A full committer sponsors the partial committer. Usually this means the full committer has applied several patches to the same area from the proposed partial committer, and realizes things would be easier if the person were just committing directly. Approval is not required from the full committers; it is assumed that sponsors know what they're doing and will watch the partial committer's first few commits to make sure everything's going smoothly.

Patches submitted by a partial committer may be committed by that committer even if they are outside that person's domain. This requires approval (often expressed as a +1 vote) from at least one full committer. In such a case, the approval should be noted in the log message, like so:

   Approved by: lundblad

Any full committer may offer anyone commit access to an experimental branch at any time. It is not necessary that the experimental branch have a high likelihood of being merged to trunk (although that's always a good goal to aim for). It's just as important that the full committer — all the full committers, actually — view such branches as training grounds for new developers, by giving feedback on the commits. The goal of these branches is both to get new code into Subversion and to get new developers into the project. See also the section on lightweight branches, and this mail:

   From: Karl Fogel <kfogel@red-bean.com>
   To: dev@subversion.tigris.org
   Subject: branch liberalization (was: Elego tree conflicts work)
   Date: Tue, 20 Nov 2007 10:49:38 -0800
   Message-Id: <87y7cswy4d.fsf@red-bean.com>

The contrib/ area

When a tool is accepted into the contrib/ area, we automatically offer its author partial commit access to maintain the tool there. Any full committer can sponsor this. Usually no discussion or vote is necessary, though if there are objections then the usual decision-making procedures apply (attempt to reach consensus first, then vote among the full committers if consensus cannot be reached).

Code under contrib/ must be open source, but need not have the same license or copyright holder as Subversion itself.

The "obvious fix" rule

Any committer, whether full or partial, may commit fixes for obvious typos, grammar mistakes, and formatting problems wherever they may be — in the web pages, API documentation, code comments, commit messages, etc. We rely on the committer's judgement to determine what is "obvious"; if you're not sure, just ask.

Whenever you invoke the "obvious fix" rule, please say so in the log message of your commit. For example:

r32135 | stylesen | 2008-07-16 10:04:25 +0200 (Wed, 16 Jul 2008) | 8 lines

Update "check-license.py" so that it can generate license text applicable
to this year.

Obvious fix.

* tools/dev/check-license.py
  (NEW_LICENSE): s/2005/2008/


Branch-based development

We prefer to have development performed on the trunk. Changes made to trunk have the highest visibility and get the greatest amount of exercise that can be expected from unreleased code. That said, trunk is expected at all times to be stable. It should build. It should work. Those policies, combined with our preference to see large changes broken up and committed in the smallest logical chunks feasible, and applied to particularly large changes (new features, sweeping code reorganizations, etc.), makes for set of rules that are almost impossible to keep. It is in those situations that you might consider using a custom branch dedicated to your development task. The following are some guidelines to make your branch-based development work go smoothly.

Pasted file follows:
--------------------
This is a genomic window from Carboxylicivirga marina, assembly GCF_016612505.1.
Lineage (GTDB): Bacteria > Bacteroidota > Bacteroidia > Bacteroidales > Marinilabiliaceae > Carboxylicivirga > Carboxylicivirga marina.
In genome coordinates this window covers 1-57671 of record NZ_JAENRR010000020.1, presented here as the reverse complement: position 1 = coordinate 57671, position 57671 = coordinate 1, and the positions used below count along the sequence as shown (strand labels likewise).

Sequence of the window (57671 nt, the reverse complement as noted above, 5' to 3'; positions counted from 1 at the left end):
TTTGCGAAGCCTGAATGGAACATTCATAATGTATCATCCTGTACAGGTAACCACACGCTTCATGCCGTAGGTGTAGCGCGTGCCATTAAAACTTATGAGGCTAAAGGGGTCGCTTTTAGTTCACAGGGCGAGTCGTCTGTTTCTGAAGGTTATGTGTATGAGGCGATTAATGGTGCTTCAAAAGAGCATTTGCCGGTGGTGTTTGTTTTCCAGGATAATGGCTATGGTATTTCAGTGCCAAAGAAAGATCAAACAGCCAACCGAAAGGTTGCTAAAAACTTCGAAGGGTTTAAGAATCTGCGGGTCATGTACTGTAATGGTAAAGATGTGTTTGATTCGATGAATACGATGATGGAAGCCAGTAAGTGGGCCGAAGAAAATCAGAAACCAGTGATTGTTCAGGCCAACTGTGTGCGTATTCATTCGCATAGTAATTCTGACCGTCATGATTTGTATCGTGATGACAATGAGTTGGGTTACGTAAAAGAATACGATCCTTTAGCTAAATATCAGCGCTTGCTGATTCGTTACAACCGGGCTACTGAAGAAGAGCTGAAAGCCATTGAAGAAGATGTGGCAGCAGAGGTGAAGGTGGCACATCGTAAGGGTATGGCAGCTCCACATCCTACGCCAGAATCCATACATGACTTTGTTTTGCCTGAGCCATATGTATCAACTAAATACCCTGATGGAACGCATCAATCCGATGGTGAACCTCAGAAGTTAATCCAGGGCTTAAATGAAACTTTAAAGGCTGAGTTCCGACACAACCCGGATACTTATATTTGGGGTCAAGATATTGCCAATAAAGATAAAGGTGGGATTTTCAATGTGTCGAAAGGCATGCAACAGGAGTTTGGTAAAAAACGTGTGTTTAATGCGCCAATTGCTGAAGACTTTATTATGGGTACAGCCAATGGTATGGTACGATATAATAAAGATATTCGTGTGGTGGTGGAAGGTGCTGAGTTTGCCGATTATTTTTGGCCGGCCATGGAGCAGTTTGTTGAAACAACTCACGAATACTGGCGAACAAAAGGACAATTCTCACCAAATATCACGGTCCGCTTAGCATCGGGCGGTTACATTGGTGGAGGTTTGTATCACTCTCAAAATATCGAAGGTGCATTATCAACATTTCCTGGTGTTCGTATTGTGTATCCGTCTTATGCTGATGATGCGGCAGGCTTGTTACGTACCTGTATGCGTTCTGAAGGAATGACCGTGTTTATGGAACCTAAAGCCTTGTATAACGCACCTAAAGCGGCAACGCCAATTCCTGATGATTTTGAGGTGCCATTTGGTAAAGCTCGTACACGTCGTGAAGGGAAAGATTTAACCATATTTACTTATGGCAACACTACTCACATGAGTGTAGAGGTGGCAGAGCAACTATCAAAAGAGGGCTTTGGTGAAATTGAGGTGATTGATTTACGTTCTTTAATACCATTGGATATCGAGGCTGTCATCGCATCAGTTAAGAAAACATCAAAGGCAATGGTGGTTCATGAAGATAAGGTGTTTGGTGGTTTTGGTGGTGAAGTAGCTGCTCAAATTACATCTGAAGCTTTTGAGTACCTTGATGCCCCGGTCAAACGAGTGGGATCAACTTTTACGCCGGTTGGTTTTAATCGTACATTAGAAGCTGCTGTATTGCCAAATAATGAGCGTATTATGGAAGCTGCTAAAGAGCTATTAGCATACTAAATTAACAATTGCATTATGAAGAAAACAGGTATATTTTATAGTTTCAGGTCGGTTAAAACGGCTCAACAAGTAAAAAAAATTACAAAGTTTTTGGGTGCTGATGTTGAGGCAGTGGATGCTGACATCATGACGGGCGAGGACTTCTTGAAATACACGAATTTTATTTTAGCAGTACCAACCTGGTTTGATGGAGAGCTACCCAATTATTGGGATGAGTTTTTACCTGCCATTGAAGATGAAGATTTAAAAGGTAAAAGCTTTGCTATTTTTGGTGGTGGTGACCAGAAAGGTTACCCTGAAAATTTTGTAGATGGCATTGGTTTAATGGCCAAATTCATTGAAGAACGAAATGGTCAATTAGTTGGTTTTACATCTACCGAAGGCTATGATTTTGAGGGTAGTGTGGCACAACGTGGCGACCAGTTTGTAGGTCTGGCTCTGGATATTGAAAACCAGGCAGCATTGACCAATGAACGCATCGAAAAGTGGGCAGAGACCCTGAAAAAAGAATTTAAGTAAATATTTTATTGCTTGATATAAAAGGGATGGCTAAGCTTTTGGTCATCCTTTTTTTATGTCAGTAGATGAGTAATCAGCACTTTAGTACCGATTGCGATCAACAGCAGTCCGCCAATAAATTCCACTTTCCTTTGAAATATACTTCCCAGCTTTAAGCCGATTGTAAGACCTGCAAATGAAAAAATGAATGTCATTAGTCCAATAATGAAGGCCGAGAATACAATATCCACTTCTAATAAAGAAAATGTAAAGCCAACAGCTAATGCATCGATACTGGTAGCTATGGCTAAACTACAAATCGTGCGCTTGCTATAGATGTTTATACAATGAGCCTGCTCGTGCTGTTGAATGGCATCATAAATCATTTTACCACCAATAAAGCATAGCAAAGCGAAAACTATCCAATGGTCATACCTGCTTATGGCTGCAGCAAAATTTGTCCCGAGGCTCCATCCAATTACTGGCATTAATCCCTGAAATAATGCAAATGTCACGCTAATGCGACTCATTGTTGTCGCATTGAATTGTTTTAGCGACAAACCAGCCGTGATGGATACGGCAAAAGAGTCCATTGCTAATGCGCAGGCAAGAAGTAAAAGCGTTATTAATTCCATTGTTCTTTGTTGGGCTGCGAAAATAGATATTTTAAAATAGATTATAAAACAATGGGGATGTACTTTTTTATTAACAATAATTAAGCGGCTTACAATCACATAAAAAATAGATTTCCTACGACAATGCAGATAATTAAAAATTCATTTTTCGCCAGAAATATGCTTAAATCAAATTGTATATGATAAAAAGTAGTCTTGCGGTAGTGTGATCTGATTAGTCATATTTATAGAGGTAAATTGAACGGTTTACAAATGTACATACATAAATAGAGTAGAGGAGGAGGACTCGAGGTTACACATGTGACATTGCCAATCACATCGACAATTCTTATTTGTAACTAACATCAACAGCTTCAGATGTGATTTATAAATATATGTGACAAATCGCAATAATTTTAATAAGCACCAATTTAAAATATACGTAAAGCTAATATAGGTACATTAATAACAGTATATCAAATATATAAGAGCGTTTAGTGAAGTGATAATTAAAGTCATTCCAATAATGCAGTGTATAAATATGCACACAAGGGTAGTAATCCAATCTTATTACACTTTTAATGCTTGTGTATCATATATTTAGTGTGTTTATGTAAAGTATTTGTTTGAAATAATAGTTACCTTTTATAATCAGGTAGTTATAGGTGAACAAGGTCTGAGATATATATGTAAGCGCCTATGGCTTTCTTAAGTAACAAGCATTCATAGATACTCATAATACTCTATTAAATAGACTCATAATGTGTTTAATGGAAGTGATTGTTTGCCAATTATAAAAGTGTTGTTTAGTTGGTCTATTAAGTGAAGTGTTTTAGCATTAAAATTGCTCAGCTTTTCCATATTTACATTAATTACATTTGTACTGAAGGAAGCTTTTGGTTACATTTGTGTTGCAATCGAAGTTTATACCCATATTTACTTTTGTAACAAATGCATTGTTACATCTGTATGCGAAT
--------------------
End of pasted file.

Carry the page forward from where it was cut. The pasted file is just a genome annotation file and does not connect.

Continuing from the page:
Branch creation and management

There's nothing particularly complex about branch-based development. You make a branch from the trunk (or from whatever branch best serves as both source and destination for your work), and you do your work on it. Subversion's merge tracking feature has greatly helped to reduce the sort of mental overhead required to work in this way, so making good use of that feature (by using Subversion 1.5 or newer clients, and by performing all merges to and from the roots of branches) is highly encouraged.

Lightweight branches

If you're working on a feature or bugfix in stages involving multiple commits, and some of the intermediate stages aren't stable enough to go on trunk, then create a temporary branch in /branches. There's no need to ask — just do it. It's fine to try out experimental ideas in a temporary branch, too. And all the preceding applies to partial as well as full committers.

If you're just using the branch to "checkpoint" your code, and don't feel it's ready for review, please put some sort of notice at the top of the log message, such as:

   *** checkpoint commit -- please don't waste your time reviewing it ***

And if a later commit on that branch should be reviewed, then please supply, in the log message, the appropriate 'svn diff' command, since the diff would likely involve two non-adjacent commits on that branch, and reviewers shouldn't have to spend time figuring out which ones they are.

When you're done with the branch — when you've either merged it to trunk or given up on it — please remember to remove it.

See also the section on partial commit access for our policy on offering commit access to experimental branches.


For branches you expect to be longer-lived, we recommend the creation and regular updating of a file in the root of your branch named BRANCH-README. Such a file provides you with a great, central place to describe the following aspects of your branch:

  • The basic purpose of your branch: what bug it exists to fix, or feature to implement; what issue number(s) it relates to; what list discussion threads surround it; what design docs exists to describe the situation.